Some older versions of BitComet contained advertisements, which have since been removed, and it has never been reported to contain any harmful spyware. Other client authors, however, have accused BitComet of abusing superseeding to harm peer seeders. For this reason, some clients, including BitTornado, the application created by the inventor of superseeding, have banned connections from BitComet.
Allegations aside, most users and protocol experts appreciate the innovative nature and small resource footprint of BitComet. It runs with ease and stability, while still offering a competitive set of features for all levels of users.
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Transmission is a super lightweight client written originally for Mac OS X, but later ported to Linux. It has since been adopted as the default bittorrent client for the top Linux distributions, including Ubuntu, Mint, Mandriva, and Fedora.
Transmission boasts the most simple, elegant user interface of any bittorrent client. It has a pleasing visual aesthetic that blends well with OS X and the minimal styles of most Linux environments. Besides the standard file transfer related features, Transmission also supports dock and Growl notifications, torrent file creation, and Quick Look technology - one of the flagship features introduced on OS X 10.5 (Leopard) that allows for advanced previewing of files - which enables the user to view partially downloaded files to ensure their quality before downloading the entire collection.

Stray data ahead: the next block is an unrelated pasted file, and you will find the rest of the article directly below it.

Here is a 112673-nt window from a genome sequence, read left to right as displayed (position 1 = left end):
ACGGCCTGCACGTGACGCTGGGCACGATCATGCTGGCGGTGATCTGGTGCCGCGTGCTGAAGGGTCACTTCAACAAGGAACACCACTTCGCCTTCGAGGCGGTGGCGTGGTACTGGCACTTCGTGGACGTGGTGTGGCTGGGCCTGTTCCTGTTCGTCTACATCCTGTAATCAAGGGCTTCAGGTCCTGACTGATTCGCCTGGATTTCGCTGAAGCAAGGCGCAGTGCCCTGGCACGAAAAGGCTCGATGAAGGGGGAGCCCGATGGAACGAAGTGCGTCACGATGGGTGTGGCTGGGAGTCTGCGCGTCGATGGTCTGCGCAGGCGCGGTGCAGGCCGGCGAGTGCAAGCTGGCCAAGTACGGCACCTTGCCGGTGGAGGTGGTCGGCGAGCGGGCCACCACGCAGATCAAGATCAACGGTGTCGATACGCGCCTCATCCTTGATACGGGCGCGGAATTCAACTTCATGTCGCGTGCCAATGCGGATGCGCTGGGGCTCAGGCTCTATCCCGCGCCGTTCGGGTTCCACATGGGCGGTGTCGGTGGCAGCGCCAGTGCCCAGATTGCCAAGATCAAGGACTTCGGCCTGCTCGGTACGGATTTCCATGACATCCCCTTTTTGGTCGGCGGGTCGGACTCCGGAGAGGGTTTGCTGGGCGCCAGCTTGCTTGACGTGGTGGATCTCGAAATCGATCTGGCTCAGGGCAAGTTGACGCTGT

This program is stable, simple, elegant, and fast, but not available on Windows. Among Mac users,though, it is far and away the most popular bittorrent client, according to hosting sites such as MacUpdater and VersionTracker.